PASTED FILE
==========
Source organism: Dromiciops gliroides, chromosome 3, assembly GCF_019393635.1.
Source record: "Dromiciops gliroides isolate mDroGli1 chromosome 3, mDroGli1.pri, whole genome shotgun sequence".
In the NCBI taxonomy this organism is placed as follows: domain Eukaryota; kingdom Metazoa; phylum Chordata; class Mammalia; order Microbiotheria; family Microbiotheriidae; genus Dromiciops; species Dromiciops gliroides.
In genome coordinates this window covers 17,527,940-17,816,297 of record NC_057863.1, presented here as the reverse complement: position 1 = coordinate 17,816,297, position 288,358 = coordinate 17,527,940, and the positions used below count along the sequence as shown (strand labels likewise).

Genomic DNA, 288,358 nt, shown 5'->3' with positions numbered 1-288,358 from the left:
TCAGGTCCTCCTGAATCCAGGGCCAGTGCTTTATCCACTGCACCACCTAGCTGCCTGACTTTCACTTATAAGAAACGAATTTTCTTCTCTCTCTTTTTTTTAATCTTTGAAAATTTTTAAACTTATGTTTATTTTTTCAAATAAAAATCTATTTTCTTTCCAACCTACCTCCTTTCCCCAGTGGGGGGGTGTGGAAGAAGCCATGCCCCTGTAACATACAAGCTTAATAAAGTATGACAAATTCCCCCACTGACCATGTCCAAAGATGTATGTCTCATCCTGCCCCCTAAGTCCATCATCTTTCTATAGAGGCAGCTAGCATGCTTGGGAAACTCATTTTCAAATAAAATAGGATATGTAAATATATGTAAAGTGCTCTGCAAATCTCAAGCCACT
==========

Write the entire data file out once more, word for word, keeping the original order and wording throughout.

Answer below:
Source organism: Dromiciops gliroides, chromosome 3, assembly GCF_019393635.1.
Source record: "Dromiciops gliroides isolate mDroGli1 chromosome 3, mDroGli1.pri, whole genome shotgun sequence".
In the NCBI taxonomy this organism is placed as follows: domain Eukaryota; kingdom Metazoa; phylum Chordata; class Mammalia; order Microbiotheria; family Microbiotheriidae; genus Dromiciops; species Dromiciops gliroides.
In genome coordinates this window covers 17,527,940-17,816,297 of record NC_057863.1, presented here as the reverse complement: position 1 = coordinate 17,816,297, position 288,358 = coordinate 17,527,940, and the positions used below count along the sequence as shown (strand labels likewise).

Genomic DNA, 288,358 nt, shown 5'->3' with positions numbered 1-288,358 from the left:
TCAGGTCCTCCTGAATCCAGGGCCAGTGCTTTATCCACTGCACCACCTAGCTGCCTGACTTTCACTTATAAGAAACGAATTTTCTTCTCTCTCTTTTTTTTAATCTTTGAAAATTTTTAAACTTATGTTTATTTTTTCAAATAAAAATCTATTTTCTTTCCAACCTACCTCCTTTCCCCAGTGGGGGGGTGTGGAAGAAGCCATGCCCCTGTAACATACAAGCTTAATAAAGTATGACAAATTCCCCCACTGACCATGTCCAAAGATGTATGTCTCATCCTGCCCCCTAAGTCCATCATCTTTCTATAGAGGCAGCTAGCATGCTTGGGAAACTCATTTTCAAATAAAATAGGATATGTAAATATATGTAAAGTGCTCTGCAAATCTCAAGCCACT